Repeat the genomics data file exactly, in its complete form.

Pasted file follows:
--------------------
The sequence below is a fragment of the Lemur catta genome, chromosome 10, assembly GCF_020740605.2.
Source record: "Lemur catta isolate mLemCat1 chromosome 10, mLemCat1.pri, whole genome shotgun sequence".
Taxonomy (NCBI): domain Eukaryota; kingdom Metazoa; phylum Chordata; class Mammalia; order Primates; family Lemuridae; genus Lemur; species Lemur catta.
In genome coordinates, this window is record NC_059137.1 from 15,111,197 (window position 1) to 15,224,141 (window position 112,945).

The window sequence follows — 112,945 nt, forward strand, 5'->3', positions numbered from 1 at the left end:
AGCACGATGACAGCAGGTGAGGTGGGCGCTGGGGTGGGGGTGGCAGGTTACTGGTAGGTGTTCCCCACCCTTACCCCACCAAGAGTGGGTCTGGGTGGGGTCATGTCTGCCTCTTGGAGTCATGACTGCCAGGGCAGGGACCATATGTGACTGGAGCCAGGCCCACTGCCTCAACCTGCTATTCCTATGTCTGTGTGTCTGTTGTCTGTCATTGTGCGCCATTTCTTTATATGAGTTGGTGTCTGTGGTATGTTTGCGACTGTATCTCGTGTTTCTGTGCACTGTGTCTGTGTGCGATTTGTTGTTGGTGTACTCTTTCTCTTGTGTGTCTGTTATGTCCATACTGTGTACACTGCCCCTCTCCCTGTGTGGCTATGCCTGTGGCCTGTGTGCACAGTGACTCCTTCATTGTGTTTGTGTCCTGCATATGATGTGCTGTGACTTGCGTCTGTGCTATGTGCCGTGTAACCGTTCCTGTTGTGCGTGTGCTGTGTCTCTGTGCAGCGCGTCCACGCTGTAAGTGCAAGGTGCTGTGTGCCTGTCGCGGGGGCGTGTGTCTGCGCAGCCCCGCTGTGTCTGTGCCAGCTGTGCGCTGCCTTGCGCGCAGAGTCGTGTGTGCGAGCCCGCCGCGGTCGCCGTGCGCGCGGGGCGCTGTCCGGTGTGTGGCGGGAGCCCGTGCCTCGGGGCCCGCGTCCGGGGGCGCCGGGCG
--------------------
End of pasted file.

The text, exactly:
The sequence below is a fragment of the Lemur catta genome, chromosome 10, assembly GCF_020740605.2.
Source record: "Lemur catta isolate mLemCat1 chromosome 10, mLemCat1.pri, whole genome shotgun sequence".
Taxonomy (NCBI): domain Eukaryota; kingdom Metazoa; phylum Chordata; class Mammalia; order Primates; family Lemuridae; genus Lemur; species Lemur catta.
In genome coordinates, this window is record NC_059137.1 from 15,111,197 (window position 1) to 15,224,141 (window position 112,945).

The window sequence follows — 112,945 nt, forward strand, 5'->3', positions numbered from 1 at the left end:
AGCACGATGACAGCAGGTGAGGTGGGCGCTGGGGTGGGGGTGGCAGGTTACTGGTAGGTGTTCCCCACCCTTACCCCACCAAGAGTGGGTCTGGGTGGGGTCATGTCTGCCTCTTGGAGTCATGACTGCCAGGGCAGGGACCATATGTGACTGGAGCCAGGCCCACTGCCTCAACCTGCTATTCCTATGTCTGTGTGTCTGTTGTCTGTCATTGTGCGCCATTTCTTTATATGAGTTGGTGTCTGTGGTATGTTTGCGACTGTATCTCGTGTTTCTGTGCACTGTGTCTGTGTGCGATTTGTTGTTGGTGTACTCTTTCTCTTGTGTGTCTGTTATGTCCATACTGTGTACACTGCCCCTCTCCCTGTGTGGCTATGCCTGTGGCCTGTGTGCACAGTGACTCCTTCATTGTGTTTGTGTCCTGCATATGATGTGCTGTGACTTGCGTCTGTGCTATGTGCCGTGTAACCGTTCCTGTTGTGCGTGTGCTGTGTCTCTGTGCAGCGCGTCCACGCTGTAAGTGCAAGGTGCTGTGTGCCTGTCGCGGGGGCGTGTGTCTGCGCAGCCCCGCTGTGTCTGTGCCAGCTGTGCGCTGCCTTGCGCGCAGAGTCGTGTGTGCGAGCCCGCCGCGGTCGCCGTGCGCGCGGGGCGCTGTCCGGTGTGTGGCGGGAGCCCGTGCCTCGGGGCCCGCGTCCGGGGGCGCCGGGCG